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Crowdsourcing Bridges Generation Gap in Rural Africa

By Molly Mattessich, Guest Columnist

We all know about crowdsourcing where ideas are solicited to launch new products, or suggest solutions to problems. In a recent interview with Molly Mattessich of National Peace Corp Association, she told me about a contest called Young Farmers Idea.  Molly is part of our guest blogging program focused on identifying creative uses of various telecom services as referenced in our VNI Service Adoption research.

Molly had previously written a blog about the use of mobile applications in rural Africa, so I knew she would have an atypical experience to share with us. The VNI Service Adoption research shows that for Middle East & Africa, the use of consumer mobile devices will grow from 906 million to 1.3 billion by 2016. Africa is now the second largest mobile phone market in the world.

Solving Local Problems with Local Ideas

Crowdsourcing ideas from members of local communities is not limited by economic and geographic boundaries. The objective of the Young Farmers Idea program is to provide local solutions to local problems. Using technology connected better with Generation Y who tended to migrate to the cities and not as interested in farming. It’s this younger generation who will lead the way to a more sustainable future. Read More »

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Mobile Micro-Insurance within Developing Nations

By Jason Kohn, Contributing Columnist

When we think of cutting-edge technology, we tend to imagine likely applications in the most advanced markets. But today, mobile communication is leveling the playing field for innovation, to the point where we can find some of the most interesting technology innovations happening in the developing world.

The introduction of wireless connectivity into rural and low-income communities with unique needs is creating all sorts of fascinating new applications. Case in point: mobile micro-insurance.

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Rural Businesses Join the Global Economy. One Basket at a Time

By Shirley Bloomfield, Guest Columnist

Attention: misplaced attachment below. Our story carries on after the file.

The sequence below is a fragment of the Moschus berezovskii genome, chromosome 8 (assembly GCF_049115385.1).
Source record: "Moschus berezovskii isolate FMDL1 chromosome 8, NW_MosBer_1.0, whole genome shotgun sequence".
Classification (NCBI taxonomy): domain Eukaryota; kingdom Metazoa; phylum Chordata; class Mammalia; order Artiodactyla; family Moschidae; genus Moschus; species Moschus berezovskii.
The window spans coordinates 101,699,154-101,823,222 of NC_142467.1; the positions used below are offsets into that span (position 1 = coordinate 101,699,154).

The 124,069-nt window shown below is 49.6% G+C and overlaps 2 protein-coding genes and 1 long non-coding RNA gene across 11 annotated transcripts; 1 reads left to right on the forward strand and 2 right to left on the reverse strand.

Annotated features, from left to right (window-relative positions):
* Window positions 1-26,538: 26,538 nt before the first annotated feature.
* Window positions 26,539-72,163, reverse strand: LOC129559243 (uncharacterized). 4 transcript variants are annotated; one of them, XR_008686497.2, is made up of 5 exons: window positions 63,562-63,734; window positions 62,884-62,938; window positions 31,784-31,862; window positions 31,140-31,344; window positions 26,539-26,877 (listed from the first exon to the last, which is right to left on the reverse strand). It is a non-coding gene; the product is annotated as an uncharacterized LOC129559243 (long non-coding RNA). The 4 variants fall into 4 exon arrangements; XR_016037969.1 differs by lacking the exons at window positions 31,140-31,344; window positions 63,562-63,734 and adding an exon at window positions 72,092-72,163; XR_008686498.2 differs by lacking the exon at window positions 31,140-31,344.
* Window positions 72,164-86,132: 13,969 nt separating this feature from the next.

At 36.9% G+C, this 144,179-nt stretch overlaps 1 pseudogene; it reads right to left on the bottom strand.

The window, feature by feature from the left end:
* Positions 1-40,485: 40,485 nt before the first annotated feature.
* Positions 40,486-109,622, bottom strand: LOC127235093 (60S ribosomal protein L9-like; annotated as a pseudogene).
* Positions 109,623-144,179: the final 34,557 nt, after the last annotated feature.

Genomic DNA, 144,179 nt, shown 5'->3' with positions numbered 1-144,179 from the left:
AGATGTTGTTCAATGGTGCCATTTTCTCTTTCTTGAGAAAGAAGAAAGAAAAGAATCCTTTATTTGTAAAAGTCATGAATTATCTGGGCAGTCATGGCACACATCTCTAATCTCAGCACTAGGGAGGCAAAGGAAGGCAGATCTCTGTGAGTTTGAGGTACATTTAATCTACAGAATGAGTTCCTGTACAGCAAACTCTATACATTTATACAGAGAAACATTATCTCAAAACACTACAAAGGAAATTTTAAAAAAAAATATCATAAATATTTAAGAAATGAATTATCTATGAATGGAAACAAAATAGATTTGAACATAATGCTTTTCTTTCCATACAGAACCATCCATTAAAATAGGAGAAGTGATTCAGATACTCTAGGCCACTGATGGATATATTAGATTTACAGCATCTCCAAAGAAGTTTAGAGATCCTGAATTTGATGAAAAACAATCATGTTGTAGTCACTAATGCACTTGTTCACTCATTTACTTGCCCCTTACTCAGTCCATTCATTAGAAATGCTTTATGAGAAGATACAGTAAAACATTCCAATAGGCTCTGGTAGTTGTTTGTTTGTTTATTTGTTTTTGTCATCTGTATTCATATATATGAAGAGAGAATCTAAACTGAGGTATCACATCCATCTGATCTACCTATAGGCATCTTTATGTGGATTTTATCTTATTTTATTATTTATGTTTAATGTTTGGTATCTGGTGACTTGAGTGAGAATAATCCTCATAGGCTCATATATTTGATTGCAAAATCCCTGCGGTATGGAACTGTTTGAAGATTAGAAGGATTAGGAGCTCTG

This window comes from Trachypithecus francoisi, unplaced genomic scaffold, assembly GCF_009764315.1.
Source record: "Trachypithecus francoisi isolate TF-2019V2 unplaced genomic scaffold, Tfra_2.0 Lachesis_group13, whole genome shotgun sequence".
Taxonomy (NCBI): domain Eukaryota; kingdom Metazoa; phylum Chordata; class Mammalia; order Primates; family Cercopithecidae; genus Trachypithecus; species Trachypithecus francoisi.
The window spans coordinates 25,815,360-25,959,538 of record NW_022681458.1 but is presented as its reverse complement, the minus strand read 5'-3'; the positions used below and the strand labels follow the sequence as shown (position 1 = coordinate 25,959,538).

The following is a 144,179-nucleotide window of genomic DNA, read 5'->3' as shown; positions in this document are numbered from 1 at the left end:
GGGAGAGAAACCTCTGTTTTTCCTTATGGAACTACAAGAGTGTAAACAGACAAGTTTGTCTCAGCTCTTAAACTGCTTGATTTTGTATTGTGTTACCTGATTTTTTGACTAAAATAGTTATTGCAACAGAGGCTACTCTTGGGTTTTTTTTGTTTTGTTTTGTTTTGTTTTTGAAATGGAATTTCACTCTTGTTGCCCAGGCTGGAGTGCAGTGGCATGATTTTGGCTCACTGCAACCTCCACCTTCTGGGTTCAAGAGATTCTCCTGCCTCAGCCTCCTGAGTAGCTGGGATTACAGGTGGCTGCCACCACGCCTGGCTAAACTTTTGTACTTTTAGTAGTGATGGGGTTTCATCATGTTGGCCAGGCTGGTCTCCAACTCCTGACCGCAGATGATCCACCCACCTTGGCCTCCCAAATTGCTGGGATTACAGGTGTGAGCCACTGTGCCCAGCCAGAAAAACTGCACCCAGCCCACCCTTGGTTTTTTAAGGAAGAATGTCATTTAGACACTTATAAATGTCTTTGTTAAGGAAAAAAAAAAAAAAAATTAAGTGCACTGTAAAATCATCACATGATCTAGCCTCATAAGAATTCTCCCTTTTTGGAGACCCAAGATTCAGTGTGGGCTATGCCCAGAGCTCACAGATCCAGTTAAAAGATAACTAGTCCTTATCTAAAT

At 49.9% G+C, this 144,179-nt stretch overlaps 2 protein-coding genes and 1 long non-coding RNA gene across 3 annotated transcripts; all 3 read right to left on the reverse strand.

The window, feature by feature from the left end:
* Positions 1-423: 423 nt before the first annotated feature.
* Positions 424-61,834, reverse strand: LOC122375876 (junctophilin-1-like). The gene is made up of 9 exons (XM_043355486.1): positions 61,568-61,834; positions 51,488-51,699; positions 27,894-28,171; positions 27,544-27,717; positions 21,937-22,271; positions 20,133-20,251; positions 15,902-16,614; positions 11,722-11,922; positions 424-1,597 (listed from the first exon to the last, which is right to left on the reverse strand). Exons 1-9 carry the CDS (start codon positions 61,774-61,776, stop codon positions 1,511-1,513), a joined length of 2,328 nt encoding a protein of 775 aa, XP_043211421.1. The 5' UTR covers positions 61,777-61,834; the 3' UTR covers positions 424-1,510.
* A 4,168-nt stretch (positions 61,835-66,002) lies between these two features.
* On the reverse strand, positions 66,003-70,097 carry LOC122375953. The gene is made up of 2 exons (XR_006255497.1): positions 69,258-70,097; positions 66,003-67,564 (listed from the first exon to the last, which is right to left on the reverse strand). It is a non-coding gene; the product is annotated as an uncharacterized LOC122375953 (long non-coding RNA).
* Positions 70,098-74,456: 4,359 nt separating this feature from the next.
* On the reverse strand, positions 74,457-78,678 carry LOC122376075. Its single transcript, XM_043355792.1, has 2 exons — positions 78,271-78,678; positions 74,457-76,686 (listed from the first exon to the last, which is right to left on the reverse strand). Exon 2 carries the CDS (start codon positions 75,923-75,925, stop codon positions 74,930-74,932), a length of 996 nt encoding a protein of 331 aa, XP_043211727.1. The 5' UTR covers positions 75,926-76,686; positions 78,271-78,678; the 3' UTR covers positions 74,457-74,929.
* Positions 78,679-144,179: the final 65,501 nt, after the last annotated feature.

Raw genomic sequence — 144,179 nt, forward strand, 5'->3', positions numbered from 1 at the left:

I wish I could say this is my story, but it’s not. It’s the story of some hard working women looking for a way to be connected in the global economy. And it’s the story of my daughter, Kelsey Patterson, who is dedicating her talent and skills to help these women. My heart glows with pride when I share the work that she is doing in Mozambique.

Kelsey, a global development and international affairs major, is in her third year at the University of Virginia. She received a grant this year to develop a marketing plan to assist women crafters in Mozambique who are selling their homemade crafts by the roadside.

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Developing Commerce in Africa: Phone Company in a Box

I never thought of paint as being an important part of the engine of commerce.

That is, until I met Ueli Frei, who heads FUNDES International, an NGO that fosters economic growth among micro-businesses in Latin America. His team helped a group of independent “mom and pop” drug stores band together and operate, in many ways, as a single retailer.

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Mobile Internet Applications in Rural Africa

By Molly Mattessich, Guest Columnist

In some ways, rural countries, including those in Africa, are ahead of the United States on technology. Without the infrastructure — offices, network lines, etc. — to use the Internet in more traditional ways, they have relied on cell phones to exchange information.

According to Cisco’s recent VNI Service Adoption Forecast (VNI-SA) research, mobile commerce ranks as the second-fastest-growing consumer mobile service, increasing at a 42.7 percent compound annual growth rate (CAGR) globally from 2011 to 2016. The Middle East and Africa will have the second-highest number of users in 2016, reaching 424 million.

Rural farmers in Africa, for example, now often use their cell phones to check commodity prices before heading to market, helping them improve their bottom line at times when a few cents can make a huge difference. Read More »

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